Engels, writing in the seventies of last century, outlined the development of capitalist industry from small scale businesses, through the joint stock company, to trusts and combines. Reading the signs of the times and observing that the State was taking over various industries and means of transport and communication, Engels expressed the view that the capitalist class in their own interests would go on nationalising posts and telegraphs and railways and mines, etc., but what he emphatically did not say was that the workers should supinely wait while this process went on. He here, as always, emphasised the fact that the transformation of society to socialism must be a conscious and deliberate act of the working class. In the footnote, from which Mr. Keeble quotes, Engels goes on to say (P. 84) that this process of nationalisation “was in no sense a socialistic measure, directly or indirectly, consciously or unconsciously.”

Because Engels in 1875 thought that the capitalist class would probably choose State ownership rather than the continued development of trusts, Mr. Keeble proposes to ignore the tremendous changes wrought in capitalist industry in the last half century, and bases his policy on a 50 years’ old cautious forecast of tendencies that has proved to be too narrow.

Because in the seventies Bismarck was pushing forward State ownership, Mr. Keeble refuses to recognise the perfectly plain fact that since the war the tendency has definitely been away from State capitalism towards the national, imperial and international trusts. He is apparently unaware that Germany has denationalised her railways and (partly) her post office, Belgium her railways, Italy her post office (partly) and her telegraph and telephones wholly, and that Australia is selling her State ships. At the moment of writing it is anticipated that the new wireless and cable combine will take over the State cables and wireless. If it is true that the I.L.P. bases its policy on what was happening 50 years’ ago, but not to-day, that may help to explain the unsoundness of I.L.P. Policy.

As Mr. Keeble feels compelled to follow out meticulously every passing judgment expressed by Engels, will he please note that on page 27 Engels expressed the view that the Salvation Army may one day become dangerous to the capitalist class. Will Mr. Keeble advocate an I.L.P.—Salvation Army alliance on the ground of Engel’s remark?

It is typical of Mr. Keeble’s loose method of argument that on the strength of a statement written by Engels, he should feel entitled to deduce that “Marx and Engels maintain, etc.”

The S.P.G.B. declares war on other political parties in this country because it holds (a) that only the abolition of capitalist private ownership will solve the poverty problem of the workers, and (b) that the use of the vote by the organised workers for the conquest of the political machinery, is the method. No other party believes these two things necessary. The I.L.P., for instance, thinks that nationalisation or State capitalism will prove a solution.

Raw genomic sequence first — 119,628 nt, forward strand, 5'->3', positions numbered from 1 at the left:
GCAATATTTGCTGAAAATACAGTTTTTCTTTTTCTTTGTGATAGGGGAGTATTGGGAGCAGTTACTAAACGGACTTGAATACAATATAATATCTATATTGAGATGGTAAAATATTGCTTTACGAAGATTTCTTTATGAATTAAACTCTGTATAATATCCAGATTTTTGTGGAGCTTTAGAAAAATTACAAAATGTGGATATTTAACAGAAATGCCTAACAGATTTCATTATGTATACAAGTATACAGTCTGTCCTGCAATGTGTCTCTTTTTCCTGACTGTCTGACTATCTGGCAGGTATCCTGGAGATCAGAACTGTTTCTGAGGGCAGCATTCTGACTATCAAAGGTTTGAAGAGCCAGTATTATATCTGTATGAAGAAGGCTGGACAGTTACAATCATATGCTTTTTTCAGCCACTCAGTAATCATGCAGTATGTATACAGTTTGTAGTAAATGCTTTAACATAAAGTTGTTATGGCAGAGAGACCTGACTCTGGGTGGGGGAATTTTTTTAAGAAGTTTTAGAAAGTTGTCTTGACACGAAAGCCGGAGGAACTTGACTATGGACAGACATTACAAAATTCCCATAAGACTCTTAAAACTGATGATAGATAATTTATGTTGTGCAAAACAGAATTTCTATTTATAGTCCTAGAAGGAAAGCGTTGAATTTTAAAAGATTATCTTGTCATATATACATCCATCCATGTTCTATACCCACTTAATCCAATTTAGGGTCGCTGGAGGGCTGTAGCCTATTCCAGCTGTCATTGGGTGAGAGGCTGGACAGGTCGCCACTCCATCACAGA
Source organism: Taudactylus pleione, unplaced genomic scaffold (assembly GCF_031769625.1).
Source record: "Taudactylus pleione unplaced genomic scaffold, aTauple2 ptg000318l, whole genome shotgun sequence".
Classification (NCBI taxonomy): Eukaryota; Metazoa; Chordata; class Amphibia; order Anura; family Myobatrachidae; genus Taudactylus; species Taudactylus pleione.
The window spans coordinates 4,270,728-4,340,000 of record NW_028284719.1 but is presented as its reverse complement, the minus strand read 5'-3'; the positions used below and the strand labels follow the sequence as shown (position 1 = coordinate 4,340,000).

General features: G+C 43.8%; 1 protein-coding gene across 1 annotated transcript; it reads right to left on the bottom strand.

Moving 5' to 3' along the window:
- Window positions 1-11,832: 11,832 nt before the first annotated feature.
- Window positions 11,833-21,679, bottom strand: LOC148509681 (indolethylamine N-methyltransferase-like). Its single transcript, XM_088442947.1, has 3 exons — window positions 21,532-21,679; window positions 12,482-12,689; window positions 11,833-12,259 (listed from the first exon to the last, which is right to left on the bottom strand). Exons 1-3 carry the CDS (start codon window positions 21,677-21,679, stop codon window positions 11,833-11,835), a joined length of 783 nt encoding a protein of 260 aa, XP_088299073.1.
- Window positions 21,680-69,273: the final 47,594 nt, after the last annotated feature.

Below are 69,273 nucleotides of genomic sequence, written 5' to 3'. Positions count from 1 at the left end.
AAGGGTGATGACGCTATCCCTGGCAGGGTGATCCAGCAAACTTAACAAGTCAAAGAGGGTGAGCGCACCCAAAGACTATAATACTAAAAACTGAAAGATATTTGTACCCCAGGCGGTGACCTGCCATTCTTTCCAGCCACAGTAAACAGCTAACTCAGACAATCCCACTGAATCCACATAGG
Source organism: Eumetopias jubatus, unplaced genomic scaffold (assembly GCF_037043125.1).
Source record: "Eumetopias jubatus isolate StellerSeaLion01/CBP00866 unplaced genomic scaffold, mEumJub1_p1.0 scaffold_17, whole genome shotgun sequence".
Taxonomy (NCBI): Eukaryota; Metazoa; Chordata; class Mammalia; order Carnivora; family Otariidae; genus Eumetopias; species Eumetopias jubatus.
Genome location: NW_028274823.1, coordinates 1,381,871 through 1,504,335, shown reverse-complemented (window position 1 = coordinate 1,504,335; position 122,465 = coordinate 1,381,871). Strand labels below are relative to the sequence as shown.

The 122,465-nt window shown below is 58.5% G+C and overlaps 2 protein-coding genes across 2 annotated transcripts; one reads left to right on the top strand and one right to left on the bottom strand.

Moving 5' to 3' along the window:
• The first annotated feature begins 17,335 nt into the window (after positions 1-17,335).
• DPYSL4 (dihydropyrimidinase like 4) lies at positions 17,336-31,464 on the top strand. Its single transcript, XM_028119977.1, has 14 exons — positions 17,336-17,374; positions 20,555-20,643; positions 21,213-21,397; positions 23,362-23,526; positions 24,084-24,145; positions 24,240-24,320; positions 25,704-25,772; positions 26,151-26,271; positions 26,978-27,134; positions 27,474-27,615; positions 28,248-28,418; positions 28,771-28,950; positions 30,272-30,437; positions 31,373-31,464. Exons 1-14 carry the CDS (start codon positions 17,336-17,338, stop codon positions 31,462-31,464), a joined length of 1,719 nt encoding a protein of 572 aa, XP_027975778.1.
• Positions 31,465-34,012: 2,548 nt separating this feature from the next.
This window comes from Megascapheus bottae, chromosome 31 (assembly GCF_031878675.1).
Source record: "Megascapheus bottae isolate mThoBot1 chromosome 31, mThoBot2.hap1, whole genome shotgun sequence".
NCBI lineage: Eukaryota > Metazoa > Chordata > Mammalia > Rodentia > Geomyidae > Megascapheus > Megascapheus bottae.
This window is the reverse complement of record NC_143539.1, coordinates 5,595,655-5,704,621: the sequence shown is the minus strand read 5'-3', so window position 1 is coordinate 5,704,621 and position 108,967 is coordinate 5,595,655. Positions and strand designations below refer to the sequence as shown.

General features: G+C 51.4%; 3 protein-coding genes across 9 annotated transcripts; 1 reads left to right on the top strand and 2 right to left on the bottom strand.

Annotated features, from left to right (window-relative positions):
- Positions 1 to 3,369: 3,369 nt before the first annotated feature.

The S.P.G.B., being a Socialist organisation, cannot “tolerate” non-Socialists in its ranks. It does, however—in contrast with the I.L.P.—freely open its meetings and its press to expressions of opinion by all opponents. If the I.L.P. is Socialist how does it manage to retain Mr. J. R. Mac-Donald as a member?

Mr. Keeble, knowing that I.L.P. candidates fight elections on non-Socialist programmes because they want votes and cannot hope to get returned unless they can get the sympathy of non-Socialist electors, is unable to believe that we mean what we say when we announce that our candidates will ask for votes for Socialism and nothing else. Socialism (see our “Declaration of Principles” on the back page) is our only programme. At present the task of a Socialist party is to propagate Socialism. When that has resulted in the organisation of the working class on a Socialist basis and they have obtained possession of the machinery of Government, then and only then will commence the work of transforming the property basis of society. That will be a purely economic problem, not a political one, since the power of the Capitalist class will by then have been disposed of. What the I.L.P. calls an “immediate programme” is a programme of reform for application within the capitalist system under Liberal, Tory or Labour administrations.

If Mr. Keeble will refer to the New Leader (24th February) he will see an ”Election Programme,” chosen out of over 300 which were submitted in a competition. That Election Programme (approved among others by Mr. James Maxton) contains no reference whatever to Socialism. It is a list of 41 reforms of capitalism. These are 41 reasons why we, as a Socialist Party, must oppose the I.L.P.

H.

(Socialist Standard, April 1928)